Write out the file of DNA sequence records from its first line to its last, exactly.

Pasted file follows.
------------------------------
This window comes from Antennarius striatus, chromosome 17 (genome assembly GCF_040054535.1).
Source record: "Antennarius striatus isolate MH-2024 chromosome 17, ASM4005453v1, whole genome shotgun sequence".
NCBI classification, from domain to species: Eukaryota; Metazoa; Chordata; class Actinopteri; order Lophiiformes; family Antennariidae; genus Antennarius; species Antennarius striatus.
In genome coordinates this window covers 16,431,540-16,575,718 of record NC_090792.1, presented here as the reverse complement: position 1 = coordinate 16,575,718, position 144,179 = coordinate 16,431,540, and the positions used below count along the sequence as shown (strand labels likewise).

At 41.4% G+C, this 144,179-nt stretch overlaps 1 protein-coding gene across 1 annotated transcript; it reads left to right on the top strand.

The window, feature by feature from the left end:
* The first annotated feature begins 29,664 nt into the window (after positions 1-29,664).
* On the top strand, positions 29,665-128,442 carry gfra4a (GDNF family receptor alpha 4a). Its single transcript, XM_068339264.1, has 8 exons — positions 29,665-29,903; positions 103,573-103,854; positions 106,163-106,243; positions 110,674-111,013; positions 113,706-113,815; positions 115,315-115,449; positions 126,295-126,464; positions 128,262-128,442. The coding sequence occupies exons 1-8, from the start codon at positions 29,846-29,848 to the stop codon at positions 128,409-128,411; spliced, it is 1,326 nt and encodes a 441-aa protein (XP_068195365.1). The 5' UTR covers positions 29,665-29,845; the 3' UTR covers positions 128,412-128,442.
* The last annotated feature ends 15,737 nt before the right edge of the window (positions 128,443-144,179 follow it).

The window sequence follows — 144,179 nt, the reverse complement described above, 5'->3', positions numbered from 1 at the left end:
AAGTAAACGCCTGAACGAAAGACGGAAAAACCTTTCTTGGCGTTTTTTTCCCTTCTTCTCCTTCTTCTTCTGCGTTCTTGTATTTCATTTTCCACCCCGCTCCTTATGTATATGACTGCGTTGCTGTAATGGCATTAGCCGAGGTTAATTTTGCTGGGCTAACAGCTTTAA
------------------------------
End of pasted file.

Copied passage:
This window comes from Antennarius striatus, chromosome 17 (genome assembly GCF_040054535.1).
Source record: "Antennarius striatus isolate MH-2024 chromosome 17, ASM4005453v1, whole genome shotgun sequence".
NCBI classification, from domain to species: Eukaryota; Metazoa; Chordata; class Actinopteri; order Lophiiformes; family Antennariidae; genus Antennarius; species Antennarius striatus.
In genome coordinates this window covers 16,431,540-16,575,718 of record NC_090792.1, presented here as the reverse complement: position 1 = coordinate 16,575,718, position 144,179 = coordinate 16,431,540, and the positions used below count along the sequence as shown (strand labels likewise).

At 41.4% G+C, this 144,179-nt stretch overlaps 1 protein-coding gene across 1 annotated transcript; it reads left to right on the top strand.

The window, feature by feature from the left end:
* The first annotated feature begins 29,664 nt into the window (after positions 1-29,664).
* On the top strand, positions 29,665-128,442 carry gfra4a (GDNF family receptor alpha 4a). Its single transcript, XM_068339264.1, has 8 exons — positions 29,665-29,903; positions 103,573-103,854; positions 106,163-106,243; positions 110,674-111,013; positions 113,706-113,815; positions 115,315-115,449; positions 126,295-126,464; positions 128,262-128,442. The coding sequence occupies exons 1-8, from the start codon at positions 29,846-29,848 to the stop codon at positions 128,409-128,411; spliced, it is 1,326 nt and encodes a 441-aa protein (XP_068195365.1). The 5' UTR covers positions 29,665-29,845; the 3' UTR covers positions 128,412-128,442.
* The last annotated feature ends 15,737 nt before the right edge of the window (positions 128,443-144,179 follow it).

The window sequence follows — 144,179 nt, the reverse complement described above, 5'->3', positions numbered from 1 at the left end:
AAGTAAACGCCTGAACGAAAGACGGAAAAACCTTTCTTGGCGTTTTTTTCCCTTCTTCTCCTTCTTCTTCTGCGTTCTTGTATTTCATTTTCCACCCCGCTCCTTATGTATATGACTGCGTTGCTGTAATGGCATTAGCCGAGGTTAATTTTGCTGGGCTAACAGCTTTAA